As national leaders from across the American continent gathered in Colombia´s magnificent colonial port city of Cartagena for the sixth Summit of the Americas (pdf, 500kb) on 14-15 April, they knew that one of the most pressing and controversial hemispheric policy issues was not on the event´s agenda. But it was also clear to them that precisely that issue - drug policy - would be among the hottest ´unofficial´ topics, next to Cuba´s full reintegration into the Inter-American system.
In the end, the summit failed to produce a final joint declaration, mostly due to divisions between the US and Canada, on the one hand, and the Latin American camp on the other over Cuba (which, as on previous occasions, was barred from attending). But the drug policy discussions that were held in public and behind-the-scenes are important.
Never before did the Americas (or the world, for that matter) witness such a bold, high-level exchange of viewpoints on illicit drugs, drug-trafficking and drug-related violence and crime. And never before did a group of Latin American heads of state challenge the prevailing, US-backed drug policy orthodoxy with such solid arguments, political acumen and determination to find alternatives.
President Santos opens space for evidence-based policy on drug trafficking
The summit’s host, Colombian President Juan Manuel Santos, deserves special credit for this achievement. On several occasions in the past few months, he stated publicly that his government was open to considering drug policy alternatives, highlighting that Colombia is among the world’s countries that has suffered most from drug-trafficking and the violence, crime and governance erosion it causes.
Santos avoided framing his approach through the unhelpful dichotomy of ‘legalization versus prohibition’. Instead, he opened up new space for evidence-based policy innovation. He also lived up to his reputation as a political tactician, tabling the issue at the Summit without putting it on the official agenda.
Other Latin American governments also argue for alternative drug policies
A number of his Latin American counterparts have followed suit, though without displaying quite the same level of political skill.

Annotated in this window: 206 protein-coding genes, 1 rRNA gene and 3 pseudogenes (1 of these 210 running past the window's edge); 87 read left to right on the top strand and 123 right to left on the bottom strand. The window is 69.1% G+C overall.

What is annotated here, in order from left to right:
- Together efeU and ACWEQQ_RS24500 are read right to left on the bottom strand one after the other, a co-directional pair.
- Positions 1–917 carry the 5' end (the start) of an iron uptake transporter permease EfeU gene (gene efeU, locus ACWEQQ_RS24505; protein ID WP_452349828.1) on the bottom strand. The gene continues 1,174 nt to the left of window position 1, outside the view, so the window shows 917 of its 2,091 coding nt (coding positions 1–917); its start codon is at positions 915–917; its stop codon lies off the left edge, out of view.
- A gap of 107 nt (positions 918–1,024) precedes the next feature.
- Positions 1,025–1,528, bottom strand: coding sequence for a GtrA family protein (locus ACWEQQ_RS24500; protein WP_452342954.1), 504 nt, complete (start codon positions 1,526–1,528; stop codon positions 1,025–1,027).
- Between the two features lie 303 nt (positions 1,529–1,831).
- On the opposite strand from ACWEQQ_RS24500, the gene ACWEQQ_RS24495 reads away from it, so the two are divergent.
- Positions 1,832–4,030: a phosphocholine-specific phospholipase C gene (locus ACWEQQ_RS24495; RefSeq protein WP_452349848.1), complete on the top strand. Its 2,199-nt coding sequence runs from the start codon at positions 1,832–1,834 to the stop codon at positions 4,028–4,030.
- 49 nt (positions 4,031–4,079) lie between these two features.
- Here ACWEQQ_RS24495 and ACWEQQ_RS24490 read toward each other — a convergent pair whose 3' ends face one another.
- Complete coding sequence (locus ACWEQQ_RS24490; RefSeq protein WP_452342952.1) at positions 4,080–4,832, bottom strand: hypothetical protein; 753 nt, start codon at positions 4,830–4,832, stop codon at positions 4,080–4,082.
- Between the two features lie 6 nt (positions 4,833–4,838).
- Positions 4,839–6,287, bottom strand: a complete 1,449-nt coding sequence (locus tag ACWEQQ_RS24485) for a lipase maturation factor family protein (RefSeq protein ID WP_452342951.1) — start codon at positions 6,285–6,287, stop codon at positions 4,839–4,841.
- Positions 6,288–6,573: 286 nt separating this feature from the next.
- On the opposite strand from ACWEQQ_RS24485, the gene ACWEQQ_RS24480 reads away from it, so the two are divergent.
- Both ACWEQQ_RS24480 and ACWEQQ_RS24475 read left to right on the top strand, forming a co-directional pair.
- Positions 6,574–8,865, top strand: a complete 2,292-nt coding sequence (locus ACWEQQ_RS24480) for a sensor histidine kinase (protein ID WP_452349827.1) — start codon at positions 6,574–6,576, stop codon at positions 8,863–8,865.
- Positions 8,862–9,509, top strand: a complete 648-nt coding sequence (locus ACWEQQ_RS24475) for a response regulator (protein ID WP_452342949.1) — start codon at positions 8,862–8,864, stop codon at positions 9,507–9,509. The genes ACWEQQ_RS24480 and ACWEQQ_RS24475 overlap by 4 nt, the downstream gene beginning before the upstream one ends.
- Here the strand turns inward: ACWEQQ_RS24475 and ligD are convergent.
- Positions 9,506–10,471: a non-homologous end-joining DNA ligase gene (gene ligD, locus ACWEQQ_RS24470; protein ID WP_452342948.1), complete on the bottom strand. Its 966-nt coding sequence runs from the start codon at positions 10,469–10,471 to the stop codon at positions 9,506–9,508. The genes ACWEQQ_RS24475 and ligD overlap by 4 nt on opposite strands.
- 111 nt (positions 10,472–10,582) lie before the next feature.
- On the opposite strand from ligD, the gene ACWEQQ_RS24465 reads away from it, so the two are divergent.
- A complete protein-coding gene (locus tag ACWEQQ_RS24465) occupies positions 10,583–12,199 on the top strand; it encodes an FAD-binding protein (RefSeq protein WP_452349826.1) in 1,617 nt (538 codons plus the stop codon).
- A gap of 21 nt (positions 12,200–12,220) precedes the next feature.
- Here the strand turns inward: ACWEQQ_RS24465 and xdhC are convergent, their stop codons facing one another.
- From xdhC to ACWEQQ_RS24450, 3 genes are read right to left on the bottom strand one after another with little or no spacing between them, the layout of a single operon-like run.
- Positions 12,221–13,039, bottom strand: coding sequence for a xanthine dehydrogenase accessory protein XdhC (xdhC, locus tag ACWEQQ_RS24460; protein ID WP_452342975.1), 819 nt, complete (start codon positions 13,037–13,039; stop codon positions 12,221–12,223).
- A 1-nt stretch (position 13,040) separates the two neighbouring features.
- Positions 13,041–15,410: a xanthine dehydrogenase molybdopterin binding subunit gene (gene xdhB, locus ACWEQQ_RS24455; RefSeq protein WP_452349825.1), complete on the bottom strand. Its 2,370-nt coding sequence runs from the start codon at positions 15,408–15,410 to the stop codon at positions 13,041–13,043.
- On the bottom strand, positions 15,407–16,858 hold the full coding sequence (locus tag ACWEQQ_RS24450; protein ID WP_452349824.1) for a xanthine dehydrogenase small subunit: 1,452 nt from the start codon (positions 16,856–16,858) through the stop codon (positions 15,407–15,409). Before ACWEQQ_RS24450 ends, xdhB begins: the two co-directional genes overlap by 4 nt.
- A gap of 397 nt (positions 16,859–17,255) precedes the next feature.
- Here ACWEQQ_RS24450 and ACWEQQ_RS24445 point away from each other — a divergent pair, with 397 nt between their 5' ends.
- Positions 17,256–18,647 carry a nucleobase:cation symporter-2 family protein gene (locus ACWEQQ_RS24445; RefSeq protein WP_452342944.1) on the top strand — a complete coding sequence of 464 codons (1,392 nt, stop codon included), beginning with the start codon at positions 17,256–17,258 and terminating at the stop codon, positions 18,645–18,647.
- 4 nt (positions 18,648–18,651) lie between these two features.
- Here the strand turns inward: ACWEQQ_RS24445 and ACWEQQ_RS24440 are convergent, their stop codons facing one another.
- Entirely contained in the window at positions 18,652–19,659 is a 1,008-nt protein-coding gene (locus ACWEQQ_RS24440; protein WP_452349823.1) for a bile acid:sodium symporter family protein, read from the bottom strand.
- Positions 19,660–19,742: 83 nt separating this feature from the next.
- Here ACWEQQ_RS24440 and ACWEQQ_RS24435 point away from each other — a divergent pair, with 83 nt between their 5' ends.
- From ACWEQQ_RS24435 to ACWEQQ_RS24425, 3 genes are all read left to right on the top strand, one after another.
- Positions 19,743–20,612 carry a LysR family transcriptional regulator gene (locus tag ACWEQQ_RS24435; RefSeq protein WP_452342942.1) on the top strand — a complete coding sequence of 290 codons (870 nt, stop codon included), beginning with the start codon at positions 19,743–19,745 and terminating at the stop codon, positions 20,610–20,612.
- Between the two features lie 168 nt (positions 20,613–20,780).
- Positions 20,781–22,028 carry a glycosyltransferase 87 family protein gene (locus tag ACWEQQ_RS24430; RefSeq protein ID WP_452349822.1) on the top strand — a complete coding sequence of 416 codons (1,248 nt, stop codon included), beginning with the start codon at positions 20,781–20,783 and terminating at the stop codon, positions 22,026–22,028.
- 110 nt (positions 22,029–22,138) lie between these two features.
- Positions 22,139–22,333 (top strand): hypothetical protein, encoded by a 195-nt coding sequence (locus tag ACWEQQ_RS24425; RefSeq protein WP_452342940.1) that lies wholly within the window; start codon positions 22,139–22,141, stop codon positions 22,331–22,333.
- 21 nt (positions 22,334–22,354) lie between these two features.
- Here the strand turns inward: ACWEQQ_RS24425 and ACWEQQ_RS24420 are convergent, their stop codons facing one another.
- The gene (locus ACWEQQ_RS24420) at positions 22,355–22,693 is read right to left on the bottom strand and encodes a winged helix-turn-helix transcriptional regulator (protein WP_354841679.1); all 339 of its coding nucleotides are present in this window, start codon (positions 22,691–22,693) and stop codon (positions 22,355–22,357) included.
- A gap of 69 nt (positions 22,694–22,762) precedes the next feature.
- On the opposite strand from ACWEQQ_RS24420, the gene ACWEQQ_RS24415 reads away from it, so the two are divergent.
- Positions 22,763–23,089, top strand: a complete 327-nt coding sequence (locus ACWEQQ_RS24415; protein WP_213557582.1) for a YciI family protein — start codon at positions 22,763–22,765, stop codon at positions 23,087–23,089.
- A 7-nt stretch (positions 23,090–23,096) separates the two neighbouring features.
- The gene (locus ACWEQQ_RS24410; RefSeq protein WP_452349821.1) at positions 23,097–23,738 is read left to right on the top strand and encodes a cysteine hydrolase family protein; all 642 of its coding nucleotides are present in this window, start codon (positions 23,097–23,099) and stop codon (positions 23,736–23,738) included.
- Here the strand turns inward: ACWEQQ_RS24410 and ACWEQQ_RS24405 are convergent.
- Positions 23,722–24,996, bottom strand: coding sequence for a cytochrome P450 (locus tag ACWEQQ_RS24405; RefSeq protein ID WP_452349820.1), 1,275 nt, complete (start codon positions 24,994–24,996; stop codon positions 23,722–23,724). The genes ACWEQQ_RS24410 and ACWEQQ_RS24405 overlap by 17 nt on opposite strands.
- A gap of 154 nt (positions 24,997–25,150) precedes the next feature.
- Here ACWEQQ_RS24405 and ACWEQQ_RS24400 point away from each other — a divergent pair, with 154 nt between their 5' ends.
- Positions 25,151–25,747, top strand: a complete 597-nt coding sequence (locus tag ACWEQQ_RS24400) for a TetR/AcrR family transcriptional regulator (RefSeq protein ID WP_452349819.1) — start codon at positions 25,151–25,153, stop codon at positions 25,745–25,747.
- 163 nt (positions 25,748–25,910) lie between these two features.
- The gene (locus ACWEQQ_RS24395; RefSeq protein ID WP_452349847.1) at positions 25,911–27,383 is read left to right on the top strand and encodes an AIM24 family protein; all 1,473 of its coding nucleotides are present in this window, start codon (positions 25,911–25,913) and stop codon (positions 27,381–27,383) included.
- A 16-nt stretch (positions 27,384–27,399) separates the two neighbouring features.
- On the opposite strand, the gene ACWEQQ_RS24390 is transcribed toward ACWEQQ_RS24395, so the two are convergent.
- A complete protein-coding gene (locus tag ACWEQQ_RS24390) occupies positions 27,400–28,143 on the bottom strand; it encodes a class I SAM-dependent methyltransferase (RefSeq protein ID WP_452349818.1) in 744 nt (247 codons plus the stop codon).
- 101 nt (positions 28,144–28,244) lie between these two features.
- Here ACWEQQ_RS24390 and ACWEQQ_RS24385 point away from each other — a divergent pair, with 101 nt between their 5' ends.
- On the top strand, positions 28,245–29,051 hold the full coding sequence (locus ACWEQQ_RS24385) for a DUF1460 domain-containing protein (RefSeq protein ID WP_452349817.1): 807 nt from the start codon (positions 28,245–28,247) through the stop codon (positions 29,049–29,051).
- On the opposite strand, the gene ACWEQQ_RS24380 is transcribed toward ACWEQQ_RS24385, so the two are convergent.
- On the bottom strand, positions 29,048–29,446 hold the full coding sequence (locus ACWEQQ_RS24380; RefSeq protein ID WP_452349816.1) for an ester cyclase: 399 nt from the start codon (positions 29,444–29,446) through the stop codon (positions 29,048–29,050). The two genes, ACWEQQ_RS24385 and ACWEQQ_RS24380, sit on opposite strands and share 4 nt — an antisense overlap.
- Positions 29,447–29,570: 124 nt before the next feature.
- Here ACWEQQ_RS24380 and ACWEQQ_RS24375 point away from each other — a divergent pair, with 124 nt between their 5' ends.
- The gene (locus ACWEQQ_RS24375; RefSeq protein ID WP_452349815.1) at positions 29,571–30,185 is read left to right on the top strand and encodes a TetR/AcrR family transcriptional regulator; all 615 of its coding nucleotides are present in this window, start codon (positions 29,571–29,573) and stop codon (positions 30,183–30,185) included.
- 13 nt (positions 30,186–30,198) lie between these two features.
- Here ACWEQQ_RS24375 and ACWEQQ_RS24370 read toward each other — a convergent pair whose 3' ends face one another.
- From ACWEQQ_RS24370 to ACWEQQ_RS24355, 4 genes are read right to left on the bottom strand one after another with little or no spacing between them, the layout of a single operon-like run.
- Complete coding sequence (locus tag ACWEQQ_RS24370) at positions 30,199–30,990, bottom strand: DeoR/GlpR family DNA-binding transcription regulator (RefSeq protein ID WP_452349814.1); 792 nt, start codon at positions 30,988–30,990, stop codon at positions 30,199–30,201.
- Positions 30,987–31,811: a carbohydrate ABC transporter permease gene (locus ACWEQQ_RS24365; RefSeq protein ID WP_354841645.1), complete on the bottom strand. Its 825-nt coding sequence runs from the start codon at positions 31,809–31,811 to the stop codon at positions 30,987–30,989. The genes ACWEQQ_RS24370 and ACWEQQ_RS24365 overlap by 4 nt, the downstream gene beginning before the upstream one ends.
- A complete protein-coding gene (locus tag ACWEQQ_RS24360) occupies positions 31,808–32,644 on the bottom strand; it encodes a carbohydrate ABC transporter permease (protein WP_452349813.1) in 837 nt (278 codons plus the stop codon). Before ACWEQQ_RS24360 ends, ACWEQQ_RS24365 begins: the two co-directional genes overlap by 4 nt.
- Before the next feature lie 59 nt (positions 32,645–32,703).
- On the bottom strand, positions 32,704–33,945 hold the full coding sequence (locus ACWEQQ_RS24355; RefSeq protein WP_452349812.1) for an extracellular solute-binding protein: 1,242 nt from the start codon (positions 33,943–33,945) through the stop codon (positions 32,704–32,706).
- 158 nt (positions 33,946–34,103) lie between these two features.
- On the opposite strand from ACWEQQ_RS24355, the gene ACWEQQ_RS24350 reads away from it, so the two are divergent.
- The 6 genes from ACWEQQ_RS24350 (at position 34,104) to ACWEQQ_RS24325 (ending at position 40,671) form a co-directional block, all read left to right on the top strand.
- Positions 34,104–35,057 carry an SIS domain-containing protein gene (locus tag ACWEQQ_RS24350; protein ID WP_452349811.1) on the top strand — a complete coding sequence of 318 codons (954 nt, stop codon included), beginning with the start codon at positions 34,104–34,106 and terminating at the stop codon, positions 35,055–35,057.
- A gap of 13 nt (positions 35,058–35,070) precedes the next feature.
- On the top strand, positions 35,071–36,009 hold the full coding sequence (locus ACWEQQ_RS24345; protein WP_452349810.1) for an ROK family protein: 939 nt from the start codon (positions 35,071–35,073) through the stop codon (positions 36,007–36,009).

Otto Pérez Molina, a retired intelligence and military officer who was recently inaugurated as Guatemala’s president, came out advocating for global drug market regulation. Felipe Calderón of Mexico argued that the US has the responsibility to cut demand for illicit drugs and to reduce the criminal profits of drug-trafficking networks that are wreaking havoc in his country and neighbouring Central America. Costa Rica’s Laura Chinchilla has been even more outspoken, going as far as to openly use the L word (legalization).
No silver bullet for addressing drug trafficking related violence and insecurity
Although the Latin American leaders’ positions broadly point in the same direction, a clear difference separate the Mexican and Central American approaches from Colombia´s stance: the Colombian position is more open-minded and less prone to getting tangled up in the political-ideological polarization that has characterized drug policy debate and practice in past decades.
In effect, the ´legalization versus prohibition´ rhetoric has paralyzed the debate and obstructed positive policy change.
Colombia is possibly also more prepared than some of its Latin American counterparts to acknowledge that drug policy reform is inevitably a highly controversial, difficult and gradual process and that there are no quick fixes or silver bullets.
An alternative strategy integrates drug with other governance and social policies
However, there is another, even more interesting angle to Colombia´s new approach to drug policy. Government officials understand that drug policy reform is paramount in its own right because the current counter-drug strategies are delivering sub-optimal or outright disastrous results.
But they also seem to have grasped that alternative strategies need to be closely linked to other efforts, including:
- resuscitating the state’s legitimate and effective capacity to respond to the pressures of pervasive crime and violence
- revamping national security and justice apparatuses and their governance
- strengthening accountability and citizen-state relations
- and, not least, generating equitable socioeconomic development (pdf, 8mb)
In short, to achieve a reduction of the serious political, social and economic problems caused by drugs, drug-trafficking and drug-related violence, alternative drug policies will need to be accompanied by other, complementary public policy interventions.
Colombia should lead on alternative drug policies, but it needs support
The Cartagena summit has helped set in motion a political process that may take us beyond the legalisation-prohibition divide and open up new space for policy innovation.
After decades of experiencing extreme hardship related to drugs and violence, Colombia is now poised to emerge as a regional leader in reshaping drug policy. But to do this successfully the country needs all the outside support it can get to develop the tools that are needed to carry out this Herculean task.
It is vital that President Barack Obama follows up on his statement in Cartagena, in which he said he wanted to engage in what he termed a ´legitimate debate´ about drug policy alternatives (other than legalization). His administration should put all its weight behind the new task group of the Organization of American States (OAS) which the leaders of the Americas agreed to set up to explore drug policy alternatives.
Keep an eye on the Governance and Development blog for more on Global Drug Policy.